The Knee Crew in Nyungwe forest

Miracles happen every day.  One happened to me when I visited the remote country village of Kitabi/Nyungwe in Huye district. The journey was packed with excitements as well as adventurous events that have added new skills and experience of lifetime.
Nyungwe forest.
Nyungwe forest.

Miracles happen every day.  One happened to me when I visited the remote country village of Kitabi/Nyungwe in Huye district. The journey was packed with excitements as well as adventurous events that have added new skills and experience of lifetime.

It was in mid April this year that Alison (Canadian), Jamie (American) and I (a Rwandan born British) took the chance and toured Nyungwe National Park. 

We used the dormitories of Kitabi College of Conservation of Environment as the collage had closed for the Easter holiday break. 

Kitabi was perfectly suitable for us. As soon as we arrived, we were directed to the reception for identity record. College staff members, Dr. Jethro, Richard and Alice warmly welcomed us.

Later on we decided to go for a short tour in Kitabi’s woods. Through tea plantations, we descended further down to the forest.

It is green all around Kitabi with its huge tea plantation and the woods.  It felt very peaceful and relaxing unlike a typical hectic day in Kigali city.

Unknown to me, it was during this short sightseeing experience that something disastrous happened.  The next day, we hit the road and drove for about 45 minutes to the Nyungwe forest as planned. I didn’t have any idea that I was in trouble.

Nyungwe forest is a well-maintained Park with its network of walking trails: Yellow, Pink, White and Red trail which we decided to take.  Apparently, this was the hardest and the longest of the range.

This was going to be six hours walk in the forest.  Three hours going and three hours back explained Claude, our tour guide.  After a thorough briefing, the guide assured us that we were in safe hands and even if we needed help, the local ambulance would be available (with traditional carrier). 

In the process of briefing and learning about our physical strengths and abilities, we soon learnt that all three of us had something in common. We had all had knee operations at one point in our lives. It was then that we declared ourselves the ‘Knee Crew.’  Is this a miracle or a coincidence? 

We laughed about it and set out for our adventure.  I enjoyed the threes, the feeling environment, the smell, and the sight of waterfalls. There were different types of flora and fauna that I never knew existed in Rwanda.

The first one hour and half were alright.  As we progressed the trail got harder. The team took care of me they walked very slowly so that I did not get left behind. They were all very acquainted to hiking except me.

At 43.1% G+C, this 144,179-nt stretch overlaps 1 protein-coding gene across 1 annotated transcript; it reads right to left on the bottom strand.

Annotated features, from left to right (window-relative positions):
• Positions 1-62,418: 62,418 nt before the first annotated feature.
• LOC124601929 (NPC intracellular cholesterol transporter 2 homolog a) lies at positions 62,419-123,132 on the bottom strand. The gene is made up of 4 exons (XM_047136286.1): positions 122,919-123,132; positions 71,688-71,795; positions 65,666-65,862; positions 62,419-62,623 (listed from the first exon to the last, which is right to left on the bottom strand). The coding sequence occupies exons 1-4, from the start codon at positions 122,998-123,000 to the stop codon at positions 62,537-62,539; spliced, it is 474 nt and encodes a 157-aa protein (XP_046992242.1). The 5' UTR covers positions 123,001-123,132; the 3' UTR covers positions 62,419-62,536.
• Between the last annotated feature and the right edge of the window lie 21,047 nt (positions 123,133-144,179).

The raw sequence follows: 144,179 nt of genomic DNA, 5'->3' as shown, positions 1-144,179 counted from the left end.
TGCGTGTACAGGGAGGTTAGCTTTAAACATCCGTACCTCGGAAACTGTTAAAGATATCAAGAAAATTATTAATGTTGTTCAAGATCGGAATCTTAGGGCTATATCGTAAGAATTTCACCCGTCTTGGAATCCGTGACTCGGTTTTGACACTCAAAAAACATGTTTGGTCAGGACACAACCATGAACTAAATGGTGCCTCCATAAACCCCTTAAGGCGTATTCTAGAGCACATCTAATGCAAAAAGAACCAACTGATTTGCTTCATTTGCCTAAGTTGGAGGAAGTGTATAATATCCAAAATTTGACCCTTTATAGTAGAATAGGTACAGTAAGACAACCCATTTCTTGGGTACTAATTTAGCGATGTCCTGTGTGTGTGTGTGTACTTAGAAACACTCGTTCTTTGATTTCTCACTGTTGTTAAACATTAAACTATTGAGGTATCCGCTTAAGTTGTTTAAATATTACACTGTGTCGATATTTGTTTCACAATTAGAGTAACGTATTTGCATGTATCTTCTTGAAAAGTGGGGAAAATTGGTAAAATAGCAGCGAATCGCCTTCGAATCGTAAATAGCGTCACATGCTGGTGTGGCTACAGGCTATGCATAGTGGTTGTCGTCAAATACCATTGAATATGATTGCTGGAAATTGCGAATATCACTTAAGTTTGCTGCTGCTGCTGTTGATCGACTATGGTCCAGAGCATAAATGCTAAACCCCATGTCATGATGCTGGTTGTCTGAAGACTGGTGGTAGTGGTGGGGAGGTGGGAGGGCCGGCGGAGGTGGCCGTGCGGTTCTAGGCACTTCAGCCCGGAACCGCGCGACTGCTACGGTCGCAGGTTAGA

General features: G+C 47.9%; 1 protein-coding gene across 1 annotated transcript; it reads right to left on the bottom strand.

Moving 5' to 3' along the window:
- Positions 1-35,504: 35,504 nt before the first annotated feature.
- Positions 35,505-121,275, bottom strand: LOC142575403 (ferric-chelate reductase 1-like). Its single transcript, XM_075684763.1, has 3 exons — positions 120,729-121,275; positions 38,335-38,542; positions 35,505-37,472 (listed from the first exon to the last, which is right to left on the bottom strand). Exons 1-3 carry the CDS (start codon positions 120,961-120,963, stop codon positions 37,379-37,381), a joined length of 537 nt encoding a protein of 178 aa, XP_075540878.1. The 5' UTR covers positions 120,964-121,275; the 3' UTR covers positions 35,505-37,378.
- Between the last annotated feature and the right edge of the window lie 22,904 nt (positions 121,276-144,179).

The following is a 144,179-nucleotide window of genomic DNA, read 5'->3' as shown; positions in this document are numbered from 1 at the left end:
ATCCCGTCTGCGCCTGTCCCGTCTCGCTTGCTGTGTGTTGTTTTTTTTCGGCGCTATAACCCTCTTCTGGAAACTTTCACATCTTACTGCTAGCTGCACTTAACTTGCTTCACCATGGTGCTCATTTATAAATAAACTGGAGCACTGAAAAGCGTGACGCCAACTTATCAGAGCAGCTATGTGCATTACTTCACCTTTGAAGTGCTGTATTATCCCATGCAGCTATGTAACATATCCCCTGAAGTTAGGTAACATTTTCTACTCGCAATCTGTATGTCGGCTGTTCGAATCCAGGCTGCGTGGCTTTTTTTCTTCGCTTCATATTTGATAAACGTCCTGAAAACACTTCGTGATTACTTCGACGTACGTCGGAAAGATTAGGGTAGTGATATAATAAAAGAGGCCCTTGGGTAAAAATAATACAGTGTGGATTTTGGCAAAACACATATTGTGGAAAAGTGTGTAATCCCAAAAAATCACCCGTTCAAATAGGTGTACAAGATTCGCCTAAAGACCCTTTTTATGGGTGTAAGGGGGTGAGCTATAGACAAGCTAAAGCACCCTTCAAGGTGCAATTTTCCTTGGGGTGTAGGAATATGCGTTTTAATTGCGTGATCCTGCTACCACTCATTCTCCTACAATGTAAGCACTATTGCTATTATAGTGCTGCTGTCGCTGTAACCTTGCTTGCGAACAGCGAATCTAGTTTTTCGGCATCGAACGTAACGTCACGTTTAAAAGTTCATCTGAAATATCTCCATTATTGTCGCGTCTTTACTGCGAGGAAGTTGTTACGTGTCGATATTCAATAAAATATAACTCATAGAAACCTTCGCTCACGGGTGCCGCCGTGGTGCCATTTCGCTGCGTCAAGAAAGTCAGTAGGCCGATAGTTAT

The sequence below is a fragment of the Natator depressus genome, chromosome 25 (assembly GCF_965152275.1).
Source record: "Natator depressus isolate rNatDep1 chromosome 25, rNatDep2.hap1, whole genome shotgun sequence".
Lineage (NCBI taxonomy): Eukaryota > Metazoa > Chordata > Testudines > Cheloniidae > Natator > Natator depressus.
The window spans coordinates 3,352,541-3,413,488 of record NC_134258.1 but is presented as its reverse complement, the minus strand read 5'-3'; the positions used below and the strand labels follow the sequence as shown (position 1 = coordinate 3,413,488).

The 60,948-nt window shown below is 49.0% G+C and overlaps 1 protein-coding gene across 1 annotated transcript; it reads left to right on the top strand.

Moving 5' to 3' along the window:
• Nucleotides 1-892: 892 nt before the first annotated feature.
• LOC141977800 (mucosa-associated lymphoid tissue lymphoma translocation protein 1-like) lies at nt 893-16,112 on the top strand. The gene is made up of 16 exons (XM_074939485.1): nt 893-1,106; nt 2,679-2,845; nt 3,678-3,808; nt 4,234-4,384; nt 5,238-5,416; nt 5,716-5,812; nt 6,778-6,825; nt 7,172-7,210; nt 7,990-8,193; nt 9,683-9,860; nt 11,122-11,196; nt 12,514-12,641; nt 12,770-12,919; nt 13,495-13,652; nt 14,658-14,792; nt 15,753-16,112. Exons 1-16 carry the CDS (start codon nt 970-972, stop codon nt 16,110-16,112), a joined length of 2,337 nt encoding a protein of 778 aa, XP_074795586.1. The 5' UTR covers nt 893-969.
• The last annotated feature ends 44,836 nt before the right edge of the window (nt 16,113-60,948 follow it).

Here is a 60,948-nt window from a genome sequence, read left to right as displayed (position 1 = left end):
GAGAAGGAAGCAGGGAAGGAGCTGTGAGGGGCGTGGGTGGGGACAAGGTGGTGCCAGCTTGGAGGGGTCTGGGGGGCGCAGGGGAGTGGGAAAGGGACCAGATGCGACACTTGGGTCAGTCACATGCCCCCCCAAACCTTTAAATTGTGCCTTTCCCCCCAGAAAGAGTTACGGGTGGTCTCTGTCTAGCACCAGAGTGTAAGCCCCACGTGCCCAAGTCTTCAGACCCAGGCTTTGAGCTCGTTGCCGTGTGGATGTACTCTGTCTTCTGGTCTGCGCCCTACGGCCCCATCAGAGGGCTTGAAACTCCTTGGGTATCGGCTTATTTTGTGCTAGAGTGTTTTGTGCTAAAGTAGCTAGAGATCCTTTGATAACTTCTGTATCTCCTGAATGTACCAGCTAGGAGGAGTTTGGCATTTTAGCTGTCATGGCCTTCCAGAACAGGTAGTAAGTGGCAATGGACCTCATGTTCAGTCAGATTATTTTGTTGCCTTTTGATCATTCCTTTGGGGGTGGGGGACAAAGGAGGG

I kept climbing the mountain with multiple stopping intervals so that to catch my breath. The scenic beauty of Nyungwe National Park however outweighed my exhaustion.  

My enjoyment of the beauty was interrupted by a phone call.  It was my brother calling me from Kigali telling me that I had lost my passports.

At this point, I was too tired so talking was like sucking out my limited breath. I cut him short but called again a few minutes later to make sure the message passed correct.  I was puzzled by the news as I wasn’t aware that my documents were lost.

I shared the news with the Knee Crew members who were as puzzled as me to understand how my documents which were supposedly with me in the Kitabi woods would have been discovered in Kigali. In addition to this mystery, how did my brother get involved?

‘Well my brother’s name and its contacts are in my passport’.  I explained, ‘my brother’s name and contacts are written on the last page in my Rwandan passport.’

Rwandan passports provided an extra page where one can write the next of kin’s information and contacts in case of emergency. Thanks to the Kitabi local community and its tourism alertness my great adventure didn’t turn into sour memories.

A farmer found a wallet that contained my passports.  It had come out of my hand bag by accident when I climbed a road cliff.   He took the passport straight away to J. Baptiste, a farmer’s advisor working for Natural Resources, one of the ORTPN (Office Rwandais du tourisme et des Parcs Nationaux) partners.

Unfortunately, some countries’ passports do not provide that extra page for next of kin’s information to be contacted in case of loss.  

Whether my case was a miracle, a coincidence or a trendy government, I am stunned by the work force that has contributed to the restoration of my travel documents.

Ends

 

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